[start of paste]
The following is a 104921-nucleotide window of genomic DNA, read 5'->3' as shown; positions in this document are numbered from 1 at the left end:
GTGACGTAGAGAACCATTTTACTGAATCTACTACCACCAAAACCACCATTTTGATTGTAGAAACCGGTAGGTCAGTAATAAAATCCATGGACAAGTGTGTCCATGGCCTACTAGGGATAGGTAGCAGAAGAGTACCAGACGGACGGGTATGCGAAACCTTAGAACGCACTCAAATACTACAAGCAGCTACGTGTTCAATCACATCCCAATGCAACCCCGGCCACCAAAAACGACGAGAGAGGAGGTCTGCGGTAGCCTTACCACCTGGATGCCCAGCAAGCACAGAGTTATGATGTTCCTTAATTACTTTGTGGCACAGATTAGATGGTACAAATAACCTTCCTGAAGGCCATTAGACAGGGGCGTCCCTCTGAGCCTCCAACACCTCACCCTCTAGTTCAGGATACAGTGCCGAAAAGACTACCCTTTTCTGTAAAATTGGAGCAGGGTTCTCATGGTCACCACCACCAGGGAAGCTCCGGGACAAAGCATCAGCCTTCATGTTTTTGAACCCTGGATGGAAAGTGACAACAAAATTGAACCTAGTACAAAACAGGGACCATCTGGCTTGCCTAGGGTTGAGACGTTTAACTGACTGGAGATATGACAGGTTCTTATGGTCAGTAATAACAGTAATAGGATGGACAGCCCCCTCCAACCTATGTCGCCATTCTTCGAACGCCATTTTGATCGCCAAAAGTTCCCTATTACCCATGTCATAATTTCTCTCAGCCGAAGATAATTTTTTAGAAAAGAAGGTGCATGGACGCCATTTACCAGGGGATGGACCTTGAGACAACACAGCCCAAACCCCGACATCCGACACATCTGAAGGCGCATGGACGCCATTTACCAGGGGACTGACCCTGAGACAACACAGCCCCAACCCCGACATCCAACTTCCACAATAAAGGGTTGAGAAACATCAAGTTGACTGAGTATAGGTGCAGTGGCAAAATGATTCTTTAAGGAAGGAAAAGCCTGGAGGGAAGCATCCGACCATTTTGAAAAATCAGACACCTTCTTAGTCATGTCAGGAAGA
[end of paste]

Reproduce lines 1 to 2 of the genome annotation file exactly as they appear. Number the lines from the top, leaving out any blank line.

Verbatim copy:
The following is a 104921-nucleotide window of genomic DNA, read 5'->3' as shown; positions in this document are numbered from 1 at the left end:
GTGACGTAGAGAACCATTTTACTGAATCTACTACCACCAAAACCACCATTTTGATTGTAGAAACCGGTAGGTCAGTAATAAAATCCATGGACAAGTGTGTCCATGGCCTACTAGGGATAGGTAGCAGAAGAGTACCAGACGGACGGGTATGCGAAACCTTAGAACGCACTCAAATACTACAAGCAGCTACGTGTTCAATCACATCCCAATGCAACCCCGGCCACCAAAAACGACGAGAGAGGAGGTCTGCGGTAGCCTTACCACCTGGATGCCCAGCAAGCACAGAGTTATGATGTTCCTTAATTACTTTGTGGCACAGATTAGATGGTACAAATAACCTTCCTGAAGGCCATTAGACAGGGGCGTCCCTCTGAGCCTCCAACACCTCACCCTCTAGTTCAGGATACAGTGCCGAAAAGACTACCCTTTTCTGTAAAATTGGAGCAGGGTTCTCATGGTCACCACCACCAGGGAAGCTCCGGGACAAAGCATCAGCCTTCATGTTTTTGAACCCTGGATGGAAAGTGACAACAAAATTGAACCTAGTACAAAACAGGGACCATCTGGCTTGCCTAGGGTTGAGACGTTTAACTGACTGGAGATATGACAGGTTCTTATGGTCAGTAATAACAGTAATAGGATGGACAGCCCCCTCCAACCTATGTCGCCATTCTTCGAACGCCATTTTGATCGCCAAAAGTTCCCTATTACCCATGTCATAATTTCTCTCAGCCGAAGATAATTTTTTAGAAAAGAAGGTGCATGGACGCCATTTACCAGGGGATGGACCTTGAGACAACACAGCCCAAACCCCGACATCCGACACATCTGAAGGCGCATGGACGCCATTTACCAGGGGACTGACCCTGAGACAACACAGCCCCAACCCCGACATCCAACTTCCACAATAAAGGGTTGAGAAACATCAAGTTGACTGAGTATAGGTGCAGTGGCAAAATGATTCTTTAAGGAAGGAAAAGCCTGGAGGGAAGCATCCGACCATTTTGAAAAATCAGACACCTTCTTAGTCATGTCAGGAAGA